What can “na’aseh v’nishma” (we will do and we will hear) teach us about inclusion? Reflecting on his work, first as a counselor, and then director of the Tikvah Program for kids with di... sability at Camp Ramah, Howard Blas argues that inclusion is not just a mitzvah, it’s good business sense. By first “doing” through inclusion, Blas asserts, we better understand the unexpected ways people with disabilities enrich our lives and businesses in unexpected ways. This talk was produced in partnership with The Covenant Foundation.See lessSee more
The Rest is Commentary
On January 26, Iowa Sen. Tom Harkin, a longtime supporter of disability rights and legislation, announced that the current congressional term, which ends in 2014, will be his last. While the Americans with Disabilities Act was only one of many laws he supported on behalf of disabled people, Harkin will especially be remembered for his critical role in getting the landmark law passed.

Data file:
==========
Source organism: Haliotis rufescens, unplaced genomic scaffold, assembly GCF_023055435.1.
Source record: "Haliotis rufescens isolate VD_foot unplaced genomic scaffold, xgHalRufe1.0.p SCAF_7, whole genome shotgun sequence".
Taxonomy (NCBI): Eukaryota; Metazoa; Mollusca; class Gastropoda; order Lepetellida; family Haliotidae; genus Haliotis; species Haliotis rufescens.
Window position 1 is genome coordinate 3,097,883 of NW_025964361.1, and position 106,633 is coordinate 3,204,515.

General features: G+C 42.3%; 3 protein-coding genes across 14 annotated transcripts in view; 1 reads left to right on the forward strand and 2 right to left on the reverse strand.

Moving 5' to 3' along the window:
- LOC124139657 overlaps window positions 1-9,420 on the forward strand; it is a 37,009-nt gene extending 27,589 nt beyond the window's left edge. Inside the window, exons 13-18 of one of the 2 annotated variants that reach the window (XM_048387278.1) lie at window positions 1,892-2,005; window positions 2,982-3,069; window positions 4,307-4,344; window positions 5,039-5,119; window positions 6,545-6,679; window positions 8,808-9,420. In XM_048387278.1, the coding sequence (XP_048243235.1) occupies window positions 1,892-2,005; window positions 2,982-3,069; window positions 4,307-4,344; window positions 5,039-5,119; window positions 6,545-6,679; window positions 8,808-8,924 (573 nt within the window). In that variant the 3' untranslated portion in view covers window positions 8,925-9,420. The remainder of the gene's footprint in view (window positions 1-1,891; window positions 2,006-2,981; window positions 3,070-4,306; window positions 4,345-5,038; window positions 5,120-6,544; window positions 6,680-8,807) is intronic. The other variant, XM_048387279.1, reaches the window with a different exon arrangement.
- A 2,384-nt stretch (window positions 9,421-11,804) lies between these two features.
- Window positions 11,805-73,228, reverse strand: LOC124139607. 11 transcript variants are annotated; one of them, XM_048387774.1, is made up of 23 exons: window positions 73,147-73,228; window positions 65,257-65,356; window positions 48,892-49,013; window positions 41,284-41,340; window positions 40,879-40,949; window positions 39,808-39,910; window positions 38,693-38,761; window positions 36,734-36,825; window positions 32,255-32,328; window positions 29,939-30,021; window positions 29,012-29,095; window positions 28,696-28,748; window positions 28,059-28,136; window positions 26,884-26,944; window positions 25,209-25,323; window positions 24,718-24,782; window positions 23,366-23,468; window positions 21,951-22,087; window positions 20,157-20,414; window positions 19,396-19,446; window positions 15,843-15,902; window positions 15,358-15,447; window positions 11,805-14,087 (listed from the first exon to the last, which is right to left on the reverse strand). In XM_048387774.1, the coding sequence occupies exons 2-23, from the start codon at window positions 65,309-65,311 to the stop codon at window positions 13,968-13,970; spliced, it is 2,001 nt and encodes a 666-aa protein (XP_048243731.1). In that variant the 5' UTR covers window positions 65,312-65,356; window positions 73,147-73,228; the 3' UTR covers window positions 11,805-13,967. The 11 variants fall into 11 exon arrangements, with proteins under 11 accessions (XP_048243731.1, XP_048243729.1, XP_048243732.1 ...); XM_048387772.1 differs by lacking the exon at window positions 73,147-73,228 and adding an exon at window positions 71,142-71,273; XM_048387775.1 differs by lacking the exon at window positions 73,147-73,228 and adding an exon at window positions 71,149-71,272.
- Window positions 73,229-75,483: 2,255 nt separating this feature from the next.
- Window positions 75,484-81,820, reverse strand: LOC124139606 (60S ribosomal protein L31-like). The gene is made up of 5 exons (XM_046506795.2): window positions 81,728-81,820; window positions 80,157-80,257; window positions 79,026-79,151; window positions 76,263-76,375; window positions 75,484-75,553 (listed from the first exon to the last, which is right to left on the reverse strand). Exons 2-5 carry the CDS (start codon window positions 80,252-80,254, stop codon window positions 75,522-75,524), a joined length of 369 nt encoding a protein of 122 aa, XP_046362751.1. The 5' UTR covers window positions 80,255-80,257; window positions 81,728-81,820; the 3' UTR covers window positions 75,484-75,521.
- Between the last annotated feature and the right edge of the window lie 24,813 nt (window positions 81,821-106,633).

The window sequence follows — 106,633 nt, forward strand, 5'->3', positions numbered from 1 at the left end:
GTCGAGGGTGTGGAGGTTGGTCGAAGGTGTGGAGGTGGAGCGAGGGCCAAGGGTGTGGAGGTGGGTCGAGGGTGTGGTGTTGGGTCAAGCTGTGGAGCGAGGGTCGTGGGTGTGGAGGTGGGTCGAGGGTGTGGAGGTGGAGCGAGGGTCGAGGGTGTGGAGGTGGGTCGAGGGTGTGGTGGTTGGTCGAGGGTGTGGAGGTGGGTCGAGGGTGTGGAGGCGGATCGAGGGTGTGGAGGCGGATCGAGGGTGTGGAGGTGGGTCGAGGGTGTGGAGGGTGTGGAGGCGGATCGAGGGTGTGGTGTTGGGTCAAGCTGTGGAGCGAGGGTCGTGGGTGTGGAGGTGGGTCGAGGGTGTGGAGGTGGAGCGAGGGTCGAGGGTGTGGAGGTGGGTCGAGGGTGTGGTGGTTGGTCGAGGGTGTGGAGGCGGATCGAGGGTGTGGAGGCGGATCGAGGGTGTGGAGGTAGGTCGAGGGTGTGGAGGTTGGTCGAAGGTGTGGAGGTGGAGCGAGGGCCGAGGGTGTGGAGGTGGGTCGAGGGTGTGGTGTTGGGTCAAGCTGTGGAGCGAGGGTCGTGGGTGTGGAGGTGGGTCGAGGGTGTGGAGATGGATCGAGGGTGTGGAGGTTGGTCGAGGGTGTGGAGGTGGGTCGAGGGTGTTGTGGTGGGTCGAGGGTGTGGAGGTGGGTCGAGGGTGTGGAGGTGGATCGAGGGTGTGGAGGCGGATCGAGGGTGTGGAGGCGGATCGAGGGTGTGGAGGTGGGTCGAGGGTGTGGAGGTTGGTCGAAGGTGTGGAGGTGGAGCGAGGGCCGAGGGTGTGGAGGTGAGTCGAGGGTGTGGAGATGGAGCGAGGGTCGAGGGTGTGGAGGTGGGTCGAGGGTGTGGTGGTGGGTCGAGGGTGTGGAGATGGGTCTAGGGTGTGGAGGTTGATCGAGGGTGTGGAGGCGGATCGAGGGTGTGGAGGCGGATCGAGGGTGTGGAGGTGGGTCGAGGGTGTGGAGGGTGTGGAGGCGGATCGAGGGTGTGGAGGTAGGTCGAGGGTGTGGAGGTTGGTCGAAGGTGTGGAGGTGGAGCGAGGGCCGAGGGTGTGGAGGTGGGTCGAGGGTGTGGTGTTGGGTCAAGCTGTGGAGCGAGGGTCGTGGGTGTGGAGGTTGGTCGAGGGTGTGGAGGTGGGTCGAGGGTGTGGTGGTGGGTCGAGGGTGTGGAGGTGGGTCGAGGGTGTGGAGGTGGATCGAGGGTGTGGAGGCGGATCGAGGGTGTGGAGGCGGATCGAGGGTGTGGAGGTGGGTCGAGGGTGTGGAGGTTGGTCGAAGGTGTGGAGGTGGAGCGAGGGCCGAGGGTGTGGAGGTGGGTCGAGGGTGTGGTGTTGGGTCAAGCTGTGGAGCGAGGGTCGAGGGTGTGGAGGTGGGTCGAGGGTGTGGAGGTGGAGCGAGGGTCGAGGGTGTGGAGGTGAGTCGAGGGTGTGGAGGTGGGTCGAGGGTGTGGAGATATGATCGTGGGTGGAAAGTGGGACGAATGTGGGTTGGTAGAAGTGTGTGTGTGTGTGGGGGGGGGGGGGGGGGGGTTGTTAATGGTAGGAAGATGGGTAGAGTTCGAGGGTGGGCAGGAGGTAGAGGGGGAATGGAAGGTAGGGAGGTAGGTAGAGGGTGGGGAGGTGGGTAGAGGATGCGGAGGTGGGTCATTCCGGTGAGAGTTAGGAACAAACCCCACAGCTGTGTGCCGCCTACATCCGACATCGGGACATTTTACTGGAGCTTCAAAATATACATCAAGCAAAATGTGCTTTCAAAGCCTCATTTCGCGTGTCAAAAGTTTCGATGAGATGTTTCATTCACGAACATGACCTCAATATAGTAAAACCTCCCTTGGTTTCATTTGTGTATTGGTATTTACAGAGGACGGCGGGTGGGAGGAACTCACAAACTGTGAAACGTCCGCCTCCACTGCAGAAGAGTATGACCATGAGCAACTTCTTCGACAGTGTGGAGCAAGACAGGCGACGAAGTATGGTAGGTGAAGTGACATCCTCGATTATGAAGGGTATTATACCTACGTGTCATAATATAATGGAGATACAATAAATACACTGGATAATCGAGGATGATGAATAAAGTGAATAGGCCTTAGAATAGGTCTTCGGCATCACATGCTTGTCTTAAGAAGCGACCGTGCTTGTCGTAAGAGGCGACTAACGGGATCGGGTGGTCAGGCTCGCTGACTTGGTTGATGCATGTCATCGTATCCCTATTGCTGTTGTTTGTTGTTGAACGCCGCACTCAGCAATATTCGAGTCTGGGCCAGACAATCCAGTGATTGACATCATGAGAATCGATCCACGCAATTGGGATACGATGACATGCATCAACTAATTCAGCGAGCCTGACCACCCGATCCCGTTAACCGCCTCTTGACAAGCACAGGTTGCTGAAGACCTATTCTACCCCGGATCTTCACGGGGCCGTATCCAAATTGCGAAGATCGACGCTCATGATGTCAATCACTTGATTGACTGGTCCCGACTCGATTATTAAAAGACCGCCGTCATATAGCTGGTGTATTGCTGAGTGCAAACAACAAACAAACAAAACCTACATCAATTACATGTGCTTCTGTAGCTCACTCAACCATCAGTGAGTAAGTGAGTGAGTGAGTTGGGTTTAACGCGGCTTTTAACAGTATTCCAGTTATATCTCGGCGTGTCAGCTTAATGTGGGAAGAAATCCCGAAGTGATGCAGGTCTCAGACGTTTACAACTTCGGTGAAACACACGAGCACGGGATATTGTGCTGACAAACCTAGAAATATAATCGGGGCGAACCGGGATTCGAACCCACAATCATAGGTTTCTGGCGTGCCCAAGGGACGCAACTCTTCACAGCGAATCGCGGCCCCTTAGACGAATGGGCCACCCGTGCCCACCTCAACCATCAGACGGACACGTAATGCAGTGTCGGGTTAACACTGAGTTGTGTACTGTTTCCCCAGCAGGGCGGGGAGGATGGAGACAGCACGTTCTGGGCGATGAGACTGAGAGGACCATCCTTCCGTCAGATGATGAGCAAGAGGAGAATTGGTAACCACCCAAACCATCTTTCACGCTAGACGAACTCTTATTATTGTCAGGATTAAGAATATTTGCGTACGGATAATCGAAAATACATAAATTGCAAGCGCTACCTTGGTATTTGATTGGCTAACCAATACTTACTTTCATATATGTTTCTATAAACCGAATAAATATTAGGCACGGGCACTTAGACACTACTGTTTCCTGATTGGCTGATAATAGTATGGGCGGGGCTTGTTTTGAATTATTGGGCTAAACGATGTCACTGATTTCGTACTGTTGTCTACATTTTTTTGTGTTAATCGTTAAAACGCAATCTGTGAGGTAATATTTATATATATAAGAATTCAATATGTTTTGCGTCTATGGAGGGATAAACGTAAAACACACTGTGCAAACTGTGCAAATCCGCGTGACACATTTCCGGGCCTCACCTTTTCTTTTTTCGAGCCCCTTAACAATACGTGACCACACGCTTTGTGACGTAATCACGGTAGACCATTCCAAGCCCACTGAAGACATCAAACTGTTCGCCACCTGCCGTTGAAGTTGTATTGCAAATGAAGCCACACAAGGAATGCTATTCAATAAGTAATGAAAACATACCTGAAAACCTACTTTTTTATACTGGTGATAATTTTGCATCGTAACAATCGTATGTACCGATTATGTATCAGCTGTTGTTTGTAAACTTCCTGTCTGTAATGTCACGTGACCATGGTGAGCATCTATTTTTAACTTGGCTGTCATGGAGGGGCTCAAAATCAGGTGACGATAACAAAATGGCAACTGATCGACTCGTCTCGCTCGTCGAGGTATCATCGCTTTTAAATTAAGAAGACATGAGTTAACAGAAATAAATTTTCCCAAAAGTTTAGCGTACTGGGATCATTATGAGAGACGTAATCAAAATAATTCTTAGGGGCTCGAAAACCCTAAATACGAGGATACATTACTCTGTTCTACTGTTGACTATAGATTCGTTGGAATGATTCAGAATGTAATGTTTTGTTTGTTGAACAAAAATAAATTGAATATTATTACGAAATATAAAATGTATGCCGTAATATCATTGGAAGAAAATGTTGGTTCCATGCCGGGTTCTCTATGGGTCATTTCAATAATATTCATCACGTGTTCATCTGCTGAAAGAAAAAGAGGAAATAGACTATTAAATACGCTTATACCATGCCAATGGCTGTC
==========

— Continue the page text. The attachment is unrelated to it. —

Do the costs of hiring people with disabilities outweigh the benefits? The evidence says no way!
Inclusion is a Critical Social Justice Issue: An Interview with Beth Steinberg of Shutaf Q: Tell us about Shutaf Social Justice may be understood through the many lenses found in Jewish texts, but perhaps none as foundational as "love thy neighbor as thyself" (Leviticus 19:18).
Director | National Ramah Tikvah Network
Howard Blas is Director of the National Ramah Tikvah Network. In this capacity, Blas provides consultation services to nine Ramah Tikvah Programs in the United States and Canada, coordinates training, shares best practices, leads camper and family Israel trips, and works with funders in support of inclusive camping. He has worked with the Tikvah Program as a counselor, division head, and acting director. He holds a dual MA in Social Work and Special Education. In addition to his work with Ramah, Blas has worked as a psychiatric social worker on the child psychiatry unit of a Manhattan hospital and in a day care center, and has taught at a school for children with learning disabilities.